Plea in Delhi HC over amendment of St Stephens constitution
A petition was on Tuesday filed in the Delhi High Court against the move of St Stephens College governing body to amend the college's constitution to increase control of the Church of North India over the institution.
New Delhi: A petition was on Tuesday filed in the Delhi High Court against the move of St Stephens College governing body to amend the college's constitution to increase control of the Church of North India over the institution.
Challenging the November 30 decision of the governing body (GB), 21 teachers of the college have in their plea alleged that amending of St Stephens' constitution would result in "completely altering its basic structure and character without the consent of the Delhi University (DU)".
The petitioners have claimed that such a step would lead to "jeopardizing the very status of the college as an affiliated and recognized institution".
"Respondents 4 to 6 (Principal, Chairman and Vice Chairman of St Stephens) have mischievously sought to amend the constitution of the college thereby increasing the control of the Church of North India over the college and thereby giving controlling interest to Respondent 4 (Valson Thampu) after his retirement in February 2016," the petition said.
It has alleged that the "amendment process is tainted by a malicious objective of securing control of the college to persons such as Respondents 5 to 6 (Chairman of St Stephens, Warris Massih and Vice Chairman of St Stephens Alwan Massih) who themselves are currently illegally on the GB and aims to cover up their illegal memberships and functioning in respect of the college."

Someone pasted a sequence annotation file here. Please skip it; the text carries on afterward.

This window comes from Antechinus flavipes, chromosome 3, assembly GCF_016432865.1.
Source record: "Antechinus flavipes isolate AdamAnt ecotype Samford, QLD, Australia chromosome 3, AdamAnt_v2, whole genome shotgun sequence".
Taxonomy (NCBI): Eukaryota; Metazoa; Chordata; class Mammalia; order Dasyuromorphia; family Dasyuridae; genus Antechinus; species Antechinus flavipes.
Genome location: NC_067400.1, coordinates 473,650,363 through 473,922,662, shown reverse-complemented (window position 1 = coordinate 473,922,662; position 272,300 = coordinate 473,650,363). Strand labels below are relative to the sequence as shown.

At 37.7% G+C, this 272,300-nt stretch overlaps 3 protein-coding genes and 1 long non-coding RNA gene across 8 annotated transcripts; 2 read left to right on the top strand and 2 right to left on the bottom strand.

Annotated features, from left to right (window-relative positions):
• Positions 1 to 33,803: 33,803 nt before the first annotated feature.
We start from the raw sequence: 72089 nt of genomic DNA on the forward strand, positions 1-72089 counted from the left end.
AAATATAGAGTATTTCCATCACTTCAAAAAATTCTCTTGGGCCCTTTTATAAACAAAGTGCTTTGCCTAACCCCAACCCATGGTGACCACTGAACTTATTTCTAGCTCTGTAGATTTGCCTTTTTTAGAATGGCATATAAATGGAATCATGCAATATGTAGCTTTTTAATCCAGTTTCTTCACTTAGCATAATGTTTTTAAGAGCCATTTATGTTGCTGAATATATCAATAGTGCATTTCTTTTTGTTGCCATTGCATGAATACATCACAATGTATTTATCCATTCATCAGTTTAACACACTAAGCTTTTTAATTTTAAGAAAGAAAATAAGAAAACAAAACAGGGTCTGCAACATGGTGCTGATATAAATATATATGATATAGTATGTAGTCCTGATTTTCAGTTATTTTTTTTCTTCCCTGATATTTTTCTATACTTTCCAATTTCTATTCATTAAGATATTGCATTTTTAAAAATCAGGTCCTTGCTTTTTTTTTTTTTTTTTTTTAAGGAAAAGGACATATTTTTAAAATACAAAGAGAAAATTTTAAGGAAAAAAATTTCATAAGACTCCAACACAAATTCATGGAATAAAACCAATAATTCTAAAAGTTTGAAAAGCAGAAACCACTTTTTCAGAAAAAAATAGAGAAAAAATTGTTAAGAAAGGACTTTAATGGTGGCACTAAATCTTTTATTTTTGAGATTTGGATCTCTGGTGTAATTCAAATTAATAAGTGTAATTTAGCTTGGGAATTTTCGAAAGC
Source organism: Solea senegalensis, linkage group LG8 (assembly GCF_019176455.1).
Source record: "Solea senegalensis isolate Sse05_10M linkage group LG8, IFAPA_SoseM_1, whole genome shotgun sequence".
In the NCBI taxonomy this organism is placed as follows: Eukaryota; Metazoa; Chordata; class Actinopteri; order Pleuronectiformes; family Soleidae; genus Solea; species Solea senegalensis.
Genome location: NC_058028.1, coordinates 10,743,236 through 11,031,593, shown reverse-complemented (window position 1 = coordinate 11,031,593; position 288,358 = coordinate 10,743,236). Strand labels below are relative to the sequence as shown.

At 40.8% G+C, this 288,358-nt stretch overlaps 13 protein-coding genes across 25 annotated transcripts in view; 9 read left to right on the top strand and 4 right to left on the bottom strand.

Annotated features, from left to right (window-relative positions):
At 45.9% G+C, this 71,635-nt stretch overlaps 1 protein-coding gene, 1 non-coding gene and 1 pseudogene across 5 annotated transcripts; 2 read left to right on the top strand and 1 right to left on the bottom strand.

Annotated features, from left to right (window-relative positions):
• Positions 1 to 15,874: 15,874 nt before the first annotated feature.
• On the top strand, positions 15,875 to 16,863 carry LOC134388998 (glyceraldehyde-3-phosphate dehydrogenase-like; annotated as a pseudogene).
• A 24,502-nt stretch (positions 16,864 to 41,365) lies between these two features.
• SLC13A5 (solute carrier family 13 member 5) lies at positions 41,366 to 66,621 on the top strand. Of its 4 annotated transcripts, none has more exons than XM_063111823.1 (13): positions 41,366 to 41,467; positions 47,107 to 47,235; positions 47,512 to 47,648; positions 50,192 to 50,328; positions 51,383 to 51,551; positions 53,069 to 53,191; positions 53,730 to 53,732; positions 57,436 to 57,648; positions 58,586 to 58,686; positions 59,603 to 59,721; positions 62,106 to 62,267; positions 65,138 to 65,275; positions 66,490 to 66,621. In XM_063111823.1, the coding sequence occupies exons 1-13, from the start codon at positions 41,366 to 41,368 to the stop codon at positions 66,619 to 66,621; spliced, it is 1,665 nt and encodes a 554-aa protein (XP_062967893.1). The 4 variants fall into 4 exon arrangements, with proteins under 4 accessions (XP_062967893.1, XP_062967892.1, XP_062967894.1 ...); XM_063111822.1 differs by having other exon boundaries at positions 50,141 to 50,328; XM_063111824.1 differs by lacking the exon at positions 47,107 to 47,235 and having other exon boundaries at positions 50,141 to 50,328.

The teachers have sought quashing and setting aside of the November 30 decision of the Governing Body.
They have also sought directions prohibiting the Chairman and Vice Chairman and their nominees in the Governing Body from functioning in the body with respect to amendment of the constitution of the college.
The petition has also asked for directions prohibiting the amendment of the constitution of the college without approval of DU, Ministry of Human Resource Development and University Grants Commission.
Thampu, who is retiring in February next year, has come up with a draft amendment in which he has proposed that the principal be empowered to take disciplinary action against students or staff irrespective of the Governing Body's opinion.
He has also called for giving a major say to the Church of North India (CNI) in the functioning of the college, handing over the powers to appoint faculty and admissions to its Supreme Council (SC) and recasting the composition of the Governing Body (GB).
The amendment also proposes to replace St Stephen's College Trust, which currently runs the college, with a St Stephen's Educational Society that will have the power to establish Stephen's-like private institutions across the country.
According to DU statutes, any such move without consultation with the varsity's Executive Council (EC) is in violation of the rules and might result in derecognition of the college.
Further, it may also result in the prestigious college losing funds from the UGC, which currently provides 95 percent funding to the institution, with the remaining coming from the Church of North India-controlled St Stephen's Trust.